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N61611 accident description

Oregon map... Oregon list
Crash location 45.003611°N, 122.333611°W
Reported location is a long distance from the NTSB's reported nearest city. This often means that the location has a typo, or is incorrect.
Nearest city Molalla, OR
45.147345°N, 122.577032°W
15.5 miles away
Tail number N61611
Accident date 18 May 2004
Aircraft type Cessna A185F
Additional details: None

NTSB Factual Report


On May 18, 2004, about 1830 Pacific daylight time, a float equipped Cessna A185F, N61611, was destroyed after colliding with mountainous terrain in a remote area approximately 13 miles southeast of Molalla, Oregon. The airplane was owned by the pilot, and was being operated as a visual flight rules (VFR) cross-country flight under the provisions of 14 CFR Part 91, when the accident occurred. The commercial pilot, the sole occupant of the airplane, was fatally injured. No flight plan was filed for the flight that originated from the Burley Municipal Airport, Burley, Idaho, at 1610 mountain daylight time. The pilot's planned destination was Olinger Strip Airport, Hillsboro, Oregon.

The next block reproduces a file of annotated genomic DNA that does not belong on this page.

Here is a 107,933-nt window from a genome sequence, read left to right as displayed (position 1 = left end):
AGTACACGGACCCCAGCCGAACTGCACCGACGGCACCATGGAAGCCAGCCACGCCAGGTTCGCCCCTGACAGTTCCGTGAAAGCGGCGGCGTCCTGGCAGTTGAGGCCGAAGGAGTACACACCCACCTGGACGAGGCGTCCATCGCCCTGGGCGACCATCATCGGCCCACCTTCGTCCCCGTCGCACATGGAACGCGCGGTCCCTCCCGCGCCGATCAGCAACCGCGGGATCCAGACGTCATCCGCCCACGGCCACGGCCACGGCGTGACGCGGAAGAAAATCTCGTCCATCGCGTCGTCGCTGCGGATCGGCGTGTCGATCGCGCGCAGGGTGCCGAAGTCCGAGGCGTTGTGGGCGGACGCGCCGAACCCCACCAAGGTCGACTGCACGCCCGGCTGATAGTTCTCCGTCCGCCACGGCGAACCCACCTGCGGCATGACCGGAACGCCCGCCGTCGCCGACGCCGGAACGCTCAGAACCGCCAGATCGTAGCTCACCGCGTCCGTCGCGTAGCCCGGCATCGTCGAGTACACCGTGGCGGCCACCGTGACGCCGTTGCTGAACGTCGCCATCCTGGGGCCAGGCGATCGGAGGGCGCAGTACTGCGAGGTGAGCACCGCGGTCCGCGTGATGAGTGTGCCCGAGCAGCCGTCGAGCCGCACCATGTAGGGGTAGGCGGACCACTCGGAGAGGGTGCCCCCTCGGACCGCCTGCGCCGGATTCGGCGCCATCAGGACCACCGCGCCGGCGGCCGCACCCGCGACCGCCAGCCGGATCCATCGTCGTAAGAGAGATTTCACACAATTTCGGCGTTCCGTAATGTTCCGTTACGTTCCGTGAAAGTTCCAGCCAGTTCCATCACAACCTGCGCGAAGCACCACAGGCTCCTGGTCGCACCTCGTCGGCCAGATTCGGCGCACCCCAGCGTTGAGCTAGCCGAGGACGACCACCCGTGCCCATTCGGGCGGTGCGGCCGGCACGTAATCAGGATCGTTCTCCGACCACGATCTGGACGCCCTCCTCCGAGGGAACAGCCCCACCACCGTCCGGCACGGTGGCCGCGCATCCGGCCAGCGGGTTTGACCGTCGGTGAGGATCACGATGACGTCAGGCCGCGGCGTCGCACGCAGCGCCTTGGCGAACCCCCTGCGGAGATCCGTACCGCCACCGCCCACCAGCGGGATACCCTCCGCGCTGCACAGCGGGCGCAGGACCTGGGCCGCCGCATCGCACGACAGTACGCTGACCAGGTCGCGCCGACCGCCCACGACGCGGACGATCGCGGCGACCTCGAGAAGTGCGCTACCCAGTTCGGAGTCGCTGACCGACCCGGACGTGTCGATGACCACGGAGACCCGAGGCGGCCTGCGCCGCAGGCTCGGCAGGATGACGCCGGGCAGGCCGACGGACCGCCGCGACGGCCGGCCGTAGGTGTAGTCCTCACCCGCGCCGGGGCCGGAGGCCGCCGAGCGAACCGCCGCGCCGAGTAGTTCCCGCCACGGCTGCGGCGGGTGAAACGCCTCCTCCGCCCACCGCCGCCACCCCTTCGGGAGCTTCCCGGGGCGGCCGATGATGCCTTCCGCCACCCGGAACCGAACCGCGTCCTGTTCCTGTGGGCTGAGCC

On the evening of May 18, family members of the pilot notified the Federal Aviation Administration (FAA) that the airplane was overdue at its planned destination. Subsequent to the report, the Seattle Air Route Traffic Control Center (ARTCC) issued an ALNOT (alert notice) for a missing aircraft, and a search was initiated. The following day (May 19) the aircraft wreckage was located in a heavily wooded area east of Molalla, Oregon.


The pilot held a commercial pilot certificate with airplane single-engine land and airplane single-engine sea ratings. The pilot also held an instrument rating. The most recent medical certificate, a third-class certificate, was issued to the pilot on September 23, 2003, and contained the limitation that the "pilot shall possess glasses that correct for near vision."

On the before mentioned medical certificate application, the pilot indicated that he had accumulated approximately 1,975 total flight hours, including approximately 50 hours in the six months preceding the application date.

Pilot logbook records indicated the pilot completed a flight review on May 20, 2003.